Build up the body of Christ. Support the Pentecost Offering.

Today in the Mission Yearbook

‘Connecting the Dots’ webinar examines living on an island used for decades by the U.S. military for bombing practice

Members of Puerto Rico’s Vieques Women’s Alliance make their case for continued Presbyterian partnerships

April 30, 2024

Members of the Vieques Women’s Alliance were featured during Wednesday’s edition of “Connecting the Dots.” (Contributed photo)

A recent installment of the “Connecting the Dots” webinar series gave voice to three women who live on Vieques Island in the southeastern region of the Puerto Rico archipelago, an island that has faced many challenges including decades of hosting a U.S. Navy base for live-fire bombing practices.

Since Hurricane Maria in 2017, Vieques has had no hospital and offers its 9,000 or so residents only a community clinic with a dialysis treatment center. Further complicating matters, the company that provides ferry service from Vieques to Isla Grande — Puerto Rico’s Big Island — has recently filed for bankruptcy.

Michelle Muñiz, Presbyterian Disaster Assistance’s disaster recovery coordinator, hosted the webinar, which featured three members of the Vieques Women’s Alliance:

  • Zaida I. Torres Rodriguez, a registered nurse and longtime member of the alliance.
  • Miriam Ana Sobá Peterson, who was born and raised in Vieques and is a founding member of the Vieques Women’s Alliance.
  • Ilandra O. Guadalupe Maldonado, an athlete, dancer and explorer of rivers who’s currently studying environmental health in pursuit of a public health degree.

The webinar was conducted in Spanish and included nearly simultaneous English translation.

“We were tired, fed up and angry,” Sobá Peterson said of the founding of the Vieques Women’s Alliance in 1999. “All of us women needed to turn out and give voice to what we were feeling and experiencing. We did not want these kinds of tragedies to keep on happening.”

The alliance “has given me tools to create my own narrative and exercise my right to remain on this land, and it’s expanded my knowledge about who came before me,” Guadalupe Maldonado said.

“I believe it’s extremely important to pass the baton to new generations,” said Torres Rodriguez, who’s 69 and is a cancer patient. “Military practices affected us for 60 years and left a legacy of pollution and contamination. The population of Vieques continues to face this challenge today.”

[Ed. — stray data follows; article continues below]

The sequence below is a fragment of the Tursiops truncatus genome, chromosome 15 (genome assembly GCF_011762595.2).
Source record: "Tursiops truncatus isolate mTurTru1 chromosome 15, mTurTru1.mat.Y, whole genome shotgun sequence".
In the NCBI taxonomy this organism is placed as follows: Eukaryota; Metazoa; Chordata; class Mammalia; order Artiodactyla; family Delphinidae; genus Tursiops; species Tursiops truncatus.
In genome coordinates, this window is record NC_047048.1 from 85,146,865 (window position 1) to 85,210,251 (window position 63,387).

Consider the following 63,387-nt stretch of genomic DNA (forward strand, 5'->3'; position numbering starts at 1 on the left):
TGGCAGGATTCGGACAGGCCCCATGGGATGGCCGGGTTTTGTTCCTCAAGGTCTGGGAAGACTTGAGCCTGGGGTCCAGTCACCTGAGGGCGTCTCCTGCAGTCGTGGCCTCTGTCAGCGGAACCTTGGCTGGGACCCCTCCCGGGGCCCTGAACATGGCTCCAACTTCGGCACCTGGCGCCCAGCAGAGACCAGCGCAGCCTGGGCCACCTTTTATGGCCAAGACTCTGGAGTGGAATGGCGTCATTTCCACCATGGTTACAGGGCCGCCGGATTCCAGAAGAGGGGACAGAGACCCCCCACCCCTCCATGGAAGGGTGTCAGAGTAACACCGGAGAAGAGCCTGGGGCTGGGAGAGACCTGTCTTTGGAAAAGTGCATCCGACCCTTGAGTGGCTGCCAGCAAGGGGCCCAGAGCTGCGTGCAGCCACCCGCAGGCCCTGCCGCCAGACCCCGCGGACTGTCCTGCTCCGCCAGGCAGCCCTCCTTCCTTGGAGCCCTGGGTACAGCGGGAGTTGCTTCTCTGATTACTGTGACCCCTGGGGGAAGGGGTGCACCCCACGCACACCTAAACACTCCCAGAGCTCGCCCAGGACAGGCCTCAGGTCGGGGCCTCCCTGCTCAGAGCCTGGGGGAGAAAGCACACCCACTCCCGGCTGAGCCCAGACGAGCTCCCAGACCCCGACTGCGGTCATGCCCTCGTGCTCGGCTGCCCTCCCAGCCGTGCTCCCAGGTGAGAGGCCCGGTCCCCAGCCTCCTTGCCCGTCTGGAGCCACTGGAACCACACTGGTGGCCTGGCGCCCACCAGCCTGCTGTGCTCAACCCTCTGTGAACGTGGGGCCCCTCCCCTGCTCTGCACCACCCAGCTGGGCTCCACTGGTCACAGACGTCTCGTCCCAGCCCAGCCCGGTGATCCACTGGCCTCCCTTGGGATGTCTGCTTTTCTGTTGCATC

Without the ferry service, “it is extremely difficult to go to the main island and get services,” she said. “We honestly feel trapped in our community.”

Torres Rodriguez said members of the alliance and others are in dialogue with the United States government after filing a lawsuit. “We are trying to solicit an apology for everything that has happened with the U.S. naval base,” she said. Vieques has faced a population drain, and people from outside Puerto Rico are beginning to buy up available properties on the island. “There is a lot of short-term thinking,” Torres Rodriguez said. “Younger generations know what’s happening, and they need to be joining us in this fight to solve these problems so we can take back our land.”

Guadalupe Maldonado said she’s learned through her studies that the harmful effects of toxins that have accumulated in the bodies of Vieques residents “may not be seen immediately. We may not have symptoms now, but we will in the future.” She was born in 1998 and the Navy stopped its bombing exercises on Vieques five years later. As someone studying to become a health-care professional, “I see how this continues to affect us, so we need to create systems that help us,” Guadalupe Maldonado said. “If the government isn’t helping, it will be the responsibility of the Vieques Women’s Alliance to look out for our best interests.”

“We don’t want to leave Vieques,” Guadalupe Maldonado said. “We understand the environmental conditions we have been exposed to, but it’s our right to stay in our territory, and we want answers.”

Muñiz asked what people can do to support the Vieques Women’s Alliance and the community.

“We have been living this and we need to share our experiences. Each one of you can also do this,” Sobá Peterson said. “We want you to be our voice, our eyes. We want you to think of yourself as someone from Vieques. We honestly need a hospital. We need to continue to be resilient and continue fighting.”

Watch previous editions of “Connecting the Dots” here.

Mike Ferguson, Editor, Presbyterian News Service

Today’s Focus: ‘Connecting the Dots’ webinar

Let us join in prayer for:

PC(USA) Agencies’ Staff
Joanna Graf, Finance Administrator, Board of Pensions 
Denise Gray, Accountant, General Ledger Office, Administrative Services Group (A Corp) 

Let us pray

Lord of the harvest, may each of us grow in the place you have called us, nourished and nourishing others as we seek to serve you. Amen.